Wednesday, October 31


Daily News Stuff 31 October 2018

It's Halloween, but I have a cold, so I'm going to ignore anyone who knocks on my door (don't think we had anyone last year, it's not much of an event in Australia) and eat all the chocolate myself.  The one thing that does happen is that share packs of chocolate (Freddos, Caramello Koalas, Turkish Delight and so on) are all half price.


Tech News

  • Apple finally updated the Mac Mini, after leaving it to rot for four years.  After previously eliminating the high-end four core model, all new models have at least four cores.  Pricing starts at $799 for four cores, 8GB RAM, and a miserable 128GB of SSD, and rises rather rapidly to $4199 for six cores, 64GB RAM, 2TB of SSD, and a 10Gbit ethernet port.

    The new model has four Thunderbolt 3 ports, which is nice; not clear if that's two independent controllers like the MacBook Pro.

    It's still four times the size of an Intel NUC though.

    Interesting thing: It supports 64GB RAM.  It has two SO-DIMM slots.  This is the first product I've seen actually shipping with 32GB unbuffered DIMMs.  The reason this is interesting is that my Dell desktops, Tohru and whatsherface - Rally Vincent - have two DDR4 SO-DIMM slots as well.  This means that at some point I will be able to upgrade them to 64GB as well, cashflow permitting.  32GB is probably enough, but if memory prices do come down it will be nice to have that option.

  • Apple also updated the MacBook Air which had languished nearly as long as the Mac Mini.

    It gets the MacBook Nothing's retina display, sluggish CPU, terrible keyboard, and high price.  Um...

    In Australia, a MacBook Air with 16GB RAM and a 512GB SSD costs A$2769.  A similarly configured ThinkPad E485 costs A$1125 right now, and has a quad core Ryzen APU which will mop the floor with the ultra-low power Y-series chip in the Mac.

  • Apple also updated the iPad Pro, which hasn't been languishing, particularly.

    It received the very latest A12X CPU, smaller bezels, a redesigned pencil, and USB-C, while remaining every bit as overpriced, locked down, and generally useless as before.  Actually even more overpriced - between $150 and $270 more depending on the model.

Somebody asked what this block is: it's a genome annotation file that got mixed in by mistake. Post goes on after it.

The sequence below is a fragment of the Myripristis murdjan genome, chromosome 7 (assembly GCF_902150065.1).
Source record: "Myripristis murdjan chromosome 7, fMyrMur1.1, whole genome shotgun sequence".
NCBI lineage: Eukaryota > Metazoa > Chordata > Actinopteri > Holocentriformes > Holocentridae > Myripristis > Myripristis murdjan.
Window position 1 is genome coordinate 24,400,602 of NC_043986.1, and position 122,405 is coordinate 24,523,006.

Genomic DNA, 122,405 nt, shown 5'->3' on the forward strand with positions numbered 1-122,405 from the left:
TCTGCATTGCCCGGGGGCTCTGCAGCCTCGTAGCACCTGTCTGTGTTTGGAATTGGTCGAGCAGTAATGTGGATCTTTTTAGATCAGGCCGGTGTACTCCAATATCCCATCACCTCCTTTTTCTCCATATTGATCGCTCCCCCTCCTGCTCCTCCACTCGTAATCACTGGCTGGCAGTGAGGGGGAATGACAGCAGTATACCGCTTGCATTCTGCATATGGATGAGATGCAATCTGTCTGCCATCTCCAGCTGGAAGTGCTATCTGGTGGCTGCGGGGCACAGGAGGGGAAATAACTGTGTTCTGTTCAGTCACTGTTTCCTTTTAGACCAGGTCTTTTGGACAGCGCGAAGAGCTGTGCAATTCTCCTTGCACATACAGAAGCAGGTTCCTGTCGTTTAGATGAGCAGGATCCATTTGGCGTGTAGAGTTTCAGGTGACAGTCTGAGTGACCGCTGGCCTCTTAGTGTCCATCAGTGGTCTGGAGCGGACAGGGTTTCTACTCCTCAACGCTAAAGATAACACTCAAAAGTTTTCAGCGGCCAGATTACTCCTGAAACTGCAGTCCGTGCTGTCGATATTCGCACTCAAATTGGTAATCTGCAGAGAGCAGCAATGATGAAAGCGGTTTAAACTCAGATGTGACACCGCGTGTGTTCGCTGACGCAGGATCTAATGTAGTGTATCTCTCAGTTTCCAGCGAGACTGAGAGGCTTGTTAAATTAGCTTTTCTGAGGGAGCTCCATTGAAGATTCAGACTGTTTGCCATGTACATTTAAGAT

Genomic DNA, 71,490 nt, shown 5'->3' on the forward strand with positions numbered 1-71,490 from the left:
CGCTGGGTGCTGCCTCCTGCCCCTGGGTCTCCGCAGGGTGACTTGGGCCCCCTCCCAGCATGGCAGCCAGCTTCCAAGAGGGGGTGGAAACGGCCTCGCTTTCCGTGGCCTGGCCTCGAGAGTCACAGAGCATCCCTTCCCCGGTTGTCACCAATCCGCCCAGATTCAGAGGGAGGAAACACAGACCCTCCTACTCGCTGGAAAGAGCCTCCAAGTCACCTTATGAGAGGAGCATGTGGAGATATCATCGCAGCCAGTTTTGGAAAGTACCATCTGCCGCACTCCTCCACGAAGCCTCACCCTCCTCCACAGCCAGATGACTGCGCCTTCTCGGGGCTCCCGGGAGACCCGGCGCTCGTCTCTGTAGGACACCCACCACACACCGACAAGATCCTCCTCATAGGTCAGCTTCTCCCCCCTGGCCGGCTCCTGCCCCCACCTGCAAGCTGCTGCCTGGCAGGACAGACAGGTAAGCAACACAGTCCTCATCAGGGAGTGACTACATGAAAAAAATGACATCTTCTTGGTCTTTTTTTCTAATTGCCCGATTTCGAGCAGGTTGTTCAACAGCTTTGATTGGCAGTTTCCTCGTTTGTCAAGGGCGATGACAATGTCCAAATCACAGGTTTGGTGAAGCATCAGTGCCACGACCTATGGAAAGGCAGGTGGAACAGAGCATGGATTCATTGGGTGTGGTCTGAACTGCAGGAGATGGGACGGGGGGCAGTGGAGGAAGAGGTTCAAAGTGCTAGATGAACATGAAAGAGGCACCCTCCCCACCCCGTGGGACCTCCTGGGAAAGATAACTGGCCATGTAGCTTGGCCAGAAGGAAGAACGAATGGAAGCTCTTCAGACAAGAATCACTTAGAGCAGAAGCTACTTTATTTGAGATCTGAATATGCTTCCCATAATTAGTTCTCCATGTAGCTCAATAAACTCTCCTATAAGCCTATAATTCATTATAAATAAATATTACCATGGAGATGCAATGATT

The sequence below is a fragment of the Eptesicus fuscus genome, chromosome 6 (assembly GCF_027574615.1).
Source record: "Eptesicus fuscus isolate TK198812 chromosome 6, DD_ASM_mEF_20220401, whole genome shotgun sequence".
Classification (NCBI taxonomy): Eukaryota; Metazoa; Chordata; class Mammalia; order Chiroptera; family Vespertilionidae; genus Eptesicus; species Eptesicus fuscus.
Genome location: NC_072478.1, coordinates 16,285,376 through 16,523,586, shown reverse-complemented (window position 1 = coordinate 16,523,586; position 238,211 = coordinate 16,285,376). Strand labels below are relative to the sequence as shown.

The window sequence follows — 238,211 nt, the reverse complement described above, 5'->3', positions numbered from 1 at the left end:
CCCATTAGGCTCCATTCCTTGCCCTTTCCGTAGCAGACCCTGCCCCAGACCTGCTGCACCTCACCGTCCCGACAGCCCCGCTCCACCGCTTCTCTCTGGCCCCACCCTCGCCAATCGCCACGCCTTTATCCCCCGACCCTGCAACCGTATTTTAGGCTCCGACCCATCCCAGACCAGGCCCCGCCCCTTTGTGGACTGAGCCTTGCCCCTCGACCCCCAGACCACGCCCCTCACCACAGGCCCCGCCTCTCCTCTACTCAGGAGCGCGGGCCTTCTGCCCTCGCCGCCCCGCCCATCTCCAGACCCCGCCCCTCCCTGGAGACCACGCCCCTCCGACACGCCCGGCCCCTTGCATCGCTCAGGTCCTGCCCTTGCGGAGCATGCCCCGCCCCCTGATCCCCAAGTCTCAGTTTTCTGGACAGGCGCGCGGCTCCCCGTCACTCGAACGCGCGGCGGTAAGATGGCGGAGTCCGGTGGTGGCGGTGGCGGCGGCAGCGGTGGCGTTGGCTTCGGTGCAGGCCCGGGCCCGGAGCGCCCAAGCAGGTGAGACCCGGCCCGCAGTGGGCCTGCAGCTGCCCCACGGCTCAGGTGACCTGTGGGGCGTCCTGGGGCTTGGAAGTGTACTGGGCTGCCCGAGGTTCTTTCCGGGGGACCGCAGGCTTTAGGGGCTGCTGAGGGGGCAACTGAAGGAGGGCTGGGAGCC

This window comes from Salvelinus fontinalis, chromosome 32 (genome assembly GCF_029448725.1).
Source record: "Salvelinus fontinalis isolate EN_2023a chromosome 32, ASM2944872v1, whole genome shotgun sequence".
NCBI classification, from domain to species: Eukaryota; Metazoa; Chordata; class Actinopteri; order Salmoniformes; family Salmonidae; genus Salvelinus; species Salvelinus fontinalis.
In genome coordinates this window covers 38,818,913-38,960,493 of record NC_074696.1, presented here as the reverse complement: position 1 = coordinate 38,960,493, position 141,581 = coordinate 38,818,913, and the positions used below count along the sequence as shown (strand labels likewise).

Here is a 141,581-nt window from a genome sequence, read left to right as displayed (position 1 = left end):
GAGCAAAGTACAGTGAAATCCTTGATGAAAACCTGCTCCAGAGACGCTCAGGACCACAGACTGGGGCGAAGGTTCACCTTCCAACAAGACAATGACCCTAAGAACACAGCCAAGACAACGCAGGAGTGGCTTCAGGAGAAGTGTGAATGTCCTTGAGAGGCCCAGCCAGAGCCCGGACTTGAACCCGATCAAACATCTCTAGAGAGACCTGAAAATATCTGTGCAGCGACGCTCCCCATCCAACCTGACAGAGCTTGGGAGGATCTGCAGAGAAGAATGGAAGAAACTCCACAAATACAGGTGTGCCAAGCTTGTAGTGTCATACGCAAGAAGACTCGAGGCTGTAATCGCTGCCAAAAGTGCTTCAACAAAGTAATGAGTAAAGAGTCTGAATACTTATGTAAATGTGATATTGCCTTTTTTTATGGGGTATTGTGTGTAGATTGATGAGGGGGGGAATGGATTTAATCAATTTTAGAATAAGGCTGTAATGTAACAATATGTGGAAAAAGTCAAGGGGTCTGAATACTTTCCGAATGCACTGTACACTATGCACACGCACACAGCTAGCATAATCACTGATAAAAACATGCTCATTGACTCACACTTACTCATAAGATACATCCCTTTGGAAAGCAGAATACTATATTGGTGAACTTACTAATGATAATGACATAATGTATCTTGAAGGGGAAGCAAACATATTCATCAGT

• I was spot-checking a geolocation database for my day job as part of a project on social media taxonomies, and the data insisted that Sydney is named for the Greek god Dionysus.  I said, Go home geolocation database, you're drunk, but it turns out to be true.  In a rather roundabout fashion over a couple of millennia.

  • Apple also announced, but has not yet released, an update to the MacBook Pro family, which is basically brand new.

    The update involves replacing the Radeon R560X Pro with the new Vega Mobile family.  (AnandTech)

    It's not clear yet how much of an upgrade this is.  Vega 20 has 20 cores, compared to 16 on the R560X, but it also has a newer architecture and more that double the memory bandwidth.  So somewhere between 25% and 100% faster.  Depending on stuff.

    This is also the first product announcement with Vega Mobile, which has been in hiding most of the year.

  • As many as 96% of people are immune to CRISPR.  (EXOME)

    This is bad, because it means that gene therapy might not work on them.

    Fortunately, scientists believe they have figured out a way to bypass the immunity by altering the structure of the CRISPR-Cas9 protein, so our catgirl-enriched future is safe.

Social Media News

  • Vice applied to buy Facebook ads on behalf of every single sitting US senator.

    All of their requests were approved.

    They previously applied to buy ads for Mike Pence, the DNC, and ISIS.  Those were approved too.  Only a request to buy ads for Hillary Clinton was turned down.

    I don't have much time for Vice, but this is good reporting.  Credit where it's due.

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1 I'm seeing a lot of blathering about how the A12X is some kind of super-duper CPU, mainly, as far as I can tell, because the single-core Geekbench is about as high as a Ryzen 1600X.  Ok, fine.  Let me know when you can run something similar in compute power to Handbrake or Eclipse or something, and how it does in comparison to a desktop machine.  Or when Apple sticks it in a MacBook so you can do the same kind of tests.
I mean, maybe it is the equivalent of a Ryzen 7 or a mid-range Core i7, but I'm not prepared to believe it until someone offers credible evidence of it actually performing that well in real-world scenarios.

Posted by: Rick C at Thursday, November 01 2018 07:00 AM (Q/JG2)

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Apple pies are delicious. But never mind apple pies. What colour is a green orange?

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